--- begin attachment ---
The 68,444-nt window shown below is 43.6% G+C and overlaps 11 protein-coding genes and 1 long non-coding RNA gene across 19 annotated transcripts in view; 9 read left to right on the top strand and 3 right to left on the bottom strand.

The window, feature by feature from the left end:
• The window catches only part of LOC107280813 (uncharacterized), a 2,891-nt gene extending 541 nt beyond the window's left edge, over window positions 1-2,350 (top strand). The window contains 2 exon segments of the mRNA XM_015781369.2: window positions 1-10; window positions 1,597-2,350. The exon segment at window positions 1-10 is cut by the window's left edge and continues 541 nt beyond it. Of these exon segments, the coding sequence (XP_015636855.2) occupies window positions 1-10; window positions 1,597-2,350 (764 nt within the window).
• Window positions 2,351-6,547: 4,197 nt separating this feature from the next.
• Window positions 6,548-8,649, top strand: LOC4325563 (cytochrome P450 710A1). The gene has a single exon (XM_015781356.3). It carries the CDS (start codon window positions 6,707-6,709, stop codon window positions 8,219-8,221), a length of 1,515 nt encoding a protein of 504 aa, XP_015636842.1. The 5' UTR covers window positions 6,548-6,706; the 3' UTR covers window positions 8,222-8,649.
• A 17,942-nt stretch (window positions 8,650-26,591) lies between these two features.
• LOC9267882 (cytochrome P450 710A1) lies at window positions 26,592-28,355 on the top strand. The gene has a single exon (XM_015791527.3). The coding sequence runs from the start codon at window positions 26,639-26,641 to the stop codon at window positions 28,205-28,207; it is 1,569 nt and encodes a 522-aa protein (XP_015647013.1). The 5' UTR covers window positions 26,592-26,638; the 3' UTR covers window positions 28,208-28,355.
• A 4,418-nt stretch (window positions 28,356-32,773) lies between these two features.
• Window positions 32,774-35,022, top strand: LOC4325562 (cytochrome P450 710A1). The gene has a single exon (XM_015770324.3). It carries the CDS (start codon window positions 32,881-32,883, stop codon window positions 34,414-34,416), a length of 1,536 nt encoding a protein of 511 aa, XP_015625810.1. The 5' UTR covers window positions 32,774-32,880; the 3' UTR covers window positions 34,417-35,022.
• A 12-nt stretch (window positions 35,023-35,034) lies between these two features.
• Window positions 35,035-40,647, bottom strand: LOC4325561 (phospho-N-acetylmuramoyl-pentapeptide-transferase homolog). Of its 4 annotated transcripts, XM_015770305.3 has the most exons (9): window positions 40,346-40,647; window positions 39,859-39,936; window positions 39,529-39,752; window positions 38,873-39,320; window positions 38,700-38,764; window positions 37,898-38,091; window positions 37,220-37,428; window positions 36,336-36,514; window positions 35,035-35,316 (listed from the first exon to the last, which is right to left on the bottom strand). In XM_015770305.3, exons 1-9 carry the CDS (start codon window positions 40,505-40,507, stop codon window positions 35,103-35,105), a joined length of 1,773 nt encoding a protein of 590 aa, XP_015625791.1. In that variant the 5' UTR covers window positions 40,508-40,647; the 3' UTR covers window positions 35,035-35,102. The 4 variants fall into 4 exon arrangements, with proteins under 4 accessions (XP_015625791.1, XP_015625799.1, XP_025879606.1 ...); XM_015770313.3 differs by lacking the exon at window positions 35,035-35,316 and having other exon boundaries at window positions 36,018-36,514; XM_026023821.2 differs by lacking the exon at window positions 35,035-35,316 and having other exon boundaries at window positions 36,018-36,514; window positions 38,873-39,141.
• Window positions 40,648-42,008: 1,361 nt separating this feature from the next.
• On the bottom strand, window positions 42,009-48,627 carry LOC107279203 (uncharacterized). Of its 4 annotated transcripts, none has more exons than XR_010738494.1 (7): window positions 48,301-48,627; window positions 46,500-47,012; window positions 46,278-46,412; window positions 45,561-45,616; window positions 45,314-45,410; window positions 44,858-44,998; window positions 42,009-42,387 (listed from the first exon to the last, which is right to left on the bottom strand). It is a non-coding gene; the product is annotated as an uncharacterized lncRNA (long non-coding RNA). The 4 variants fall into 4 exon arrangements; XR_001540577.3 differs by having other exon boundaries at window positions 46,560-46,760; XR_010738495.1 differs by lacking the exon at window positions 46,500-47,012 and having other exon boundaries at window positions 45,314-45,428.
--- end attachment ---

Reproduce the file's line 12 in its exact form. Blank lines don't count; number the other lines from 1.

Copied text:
• Window positions 40,648-42,008: 1,361 nt separating this feature from the next.